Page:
Thanks for your interest in purchasing a Homebiogas system from Quality Solar and Plumbing.
I have had a system operating at home since August 2018 and can personally testify that;
- The gas burns odourlessly – (6 monthly replacement of the activated carbon filter is recommended)
- The operation and maintenance is exceedingly simple
- It is a very rewarding feeling to be producing home-made cooking gas
Although the technology and operation is very simple, there are a few things worth knowing before completing your purchase.
1. In order to fill and activate the system, you will need 1200 litres of water and 100 litres of fresh animal manure from grass eating animals (cows, goats, sheep, horses or pigs)
2. The gas is considered a “wet” gas so the pipe running from the Homebiogas unit to your cooking appliance will need to be run at a continual grade with the ability to occasionally drain the condensate. If the cooker is uphill from the system then this can easily be achieved with the supplied fittings. If the cooker is down-hill then some extra fittings may be required. These are easily available from most rural or irrigation store. 20 m of piping is included.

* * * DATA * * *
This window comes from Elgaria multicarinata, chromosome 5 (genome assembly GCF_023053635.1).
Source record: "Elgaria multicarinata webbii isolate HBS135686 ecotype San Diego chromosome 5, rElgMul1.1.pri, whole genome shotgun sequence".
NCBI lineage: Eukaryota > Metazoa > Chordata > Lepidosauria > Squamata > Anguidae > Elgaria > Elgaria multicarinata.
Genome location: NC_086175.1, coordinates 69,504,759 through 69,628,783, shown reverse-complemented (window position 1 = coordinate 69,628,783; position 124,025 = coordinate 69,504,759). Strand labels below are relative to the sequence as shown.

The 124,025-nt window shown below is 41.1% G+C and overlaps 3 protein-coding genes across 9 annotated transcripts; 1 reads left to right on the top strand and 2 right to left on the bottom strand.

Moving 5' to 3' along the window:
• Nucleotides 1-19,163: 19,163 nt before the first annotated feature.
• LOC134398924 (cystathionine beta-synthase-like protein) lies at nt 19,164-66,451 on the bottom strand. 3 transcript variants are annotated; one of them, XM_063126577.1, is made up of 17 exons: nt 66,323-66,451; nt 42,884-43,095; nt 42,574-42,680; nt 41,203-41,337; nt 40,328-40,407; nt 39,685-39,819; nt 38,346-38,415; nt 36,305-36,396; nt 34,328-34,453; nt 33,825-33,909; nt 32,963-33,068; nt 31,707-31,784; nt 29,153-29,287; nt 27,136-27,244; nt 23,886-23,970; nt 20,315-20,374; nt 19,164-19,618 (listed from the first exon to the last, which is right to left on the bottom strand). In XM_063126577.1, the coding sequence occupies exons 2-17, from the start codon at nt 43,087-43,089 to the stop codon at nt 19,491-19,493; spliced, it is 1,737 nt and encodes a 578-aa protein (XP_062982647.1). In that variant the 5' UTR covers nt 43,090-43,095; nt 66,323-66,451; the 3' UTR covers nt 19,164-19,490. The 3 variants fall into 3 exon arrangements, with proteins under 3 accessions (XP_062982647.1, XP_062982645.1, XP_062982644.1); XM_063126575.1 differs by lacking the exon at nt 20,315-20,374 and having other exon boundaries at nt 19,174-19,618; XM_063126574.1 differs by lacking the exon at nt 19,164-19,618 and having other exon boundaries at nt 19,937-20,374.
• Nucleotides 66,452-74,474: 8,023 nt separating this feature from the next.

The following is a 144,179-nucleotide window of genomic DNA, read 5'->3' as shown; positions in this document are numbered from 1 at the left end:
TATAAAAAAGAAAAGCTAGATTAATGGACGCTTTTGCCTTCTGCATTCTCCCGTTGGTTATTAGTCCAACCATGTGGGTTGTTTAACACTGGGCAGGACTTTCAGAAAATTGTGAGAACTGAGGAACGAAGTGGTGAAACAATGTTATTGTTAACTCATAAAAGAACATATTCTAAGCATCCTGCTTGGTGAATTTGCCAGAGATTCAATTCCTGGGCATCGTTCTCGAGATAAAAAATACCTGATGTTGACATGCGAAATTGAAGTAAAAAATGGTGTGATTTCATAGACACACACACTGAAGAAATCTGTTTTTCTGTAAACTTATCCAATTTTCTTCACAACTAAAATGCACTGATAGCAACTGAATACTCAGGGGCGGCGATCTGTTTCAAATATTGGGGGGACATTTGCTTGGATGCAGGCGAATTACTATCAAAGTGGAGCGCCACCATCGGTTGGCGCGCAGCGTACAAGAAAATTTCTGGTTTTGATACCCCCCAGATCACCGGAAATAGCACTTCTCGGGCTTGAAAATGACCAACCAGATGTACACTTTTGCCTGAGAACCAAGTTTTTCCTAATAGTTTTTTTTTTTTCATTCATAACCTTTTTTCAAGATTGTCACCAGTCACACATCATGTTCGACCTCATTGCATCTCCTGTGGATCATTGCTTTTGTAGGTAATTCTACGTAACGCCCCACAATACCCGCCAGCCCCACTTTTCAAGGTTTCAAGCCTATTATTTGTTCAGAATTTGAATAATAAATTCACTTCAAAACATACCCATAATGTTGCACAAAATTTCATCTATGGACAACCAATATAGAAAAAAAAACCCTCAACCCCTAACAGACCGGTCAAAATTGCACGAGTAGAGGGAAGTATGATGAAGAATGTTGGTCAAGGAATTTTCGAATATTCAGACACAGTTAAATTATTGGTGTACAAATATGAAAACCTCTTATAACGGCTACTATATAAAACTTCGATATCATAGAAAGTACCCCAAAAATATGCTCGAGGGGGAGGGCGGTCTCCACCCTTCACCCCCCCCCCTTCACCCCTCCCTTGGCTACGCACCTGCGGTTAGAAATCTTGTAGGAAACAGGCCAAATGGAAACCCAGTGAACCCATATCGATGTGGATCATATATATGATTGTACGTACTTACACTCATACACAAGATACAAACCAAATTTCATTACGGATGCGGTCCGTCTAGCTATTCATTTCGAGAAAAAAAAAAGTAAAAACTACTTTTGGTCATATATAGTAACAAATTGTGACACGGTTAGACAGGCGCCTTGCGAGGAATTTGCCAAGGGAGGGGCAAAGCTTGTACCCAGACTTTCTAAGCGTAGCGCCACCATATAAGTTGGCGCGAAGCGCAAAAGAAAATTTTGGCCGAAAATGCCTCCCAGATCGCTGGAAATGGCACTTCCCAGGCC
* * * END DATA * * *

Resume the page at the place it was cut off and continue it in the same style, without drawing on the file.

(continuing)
3. The system comes with a Biogas burner. Conventional burners will need to be modified. Information on this is available if required.
4. Initial activation temperature is ideally 25 deg or more. If you are activating in winter in some areas a 300W aquarium heater is required just for the initial activation. (about 3-4 weeks) Once activated, an average of 20 deg is OK for continued operation. In colder areas the aquarium heater may be required, and is an excellent use of surplus solar power if available.
5. I keep an LP gas bottle and burner as a standby, using Biogas whenever there is gas in the system. In the event of a big cook-up, or, if I have been away and was unable to feed the system then I have a back-up. Sometimes also, multiple burners are required. The Homebiogas system is recommended as an additional supplement gas supply.
6. The amount of gas production is subject to variable such as ambient temperature, and the type and quantity of feed you put in to the system. No absolute guarantees can be made about the quantity of gas produced. The hourly cooking time will depend on if the burner is flat out, medium or low etc…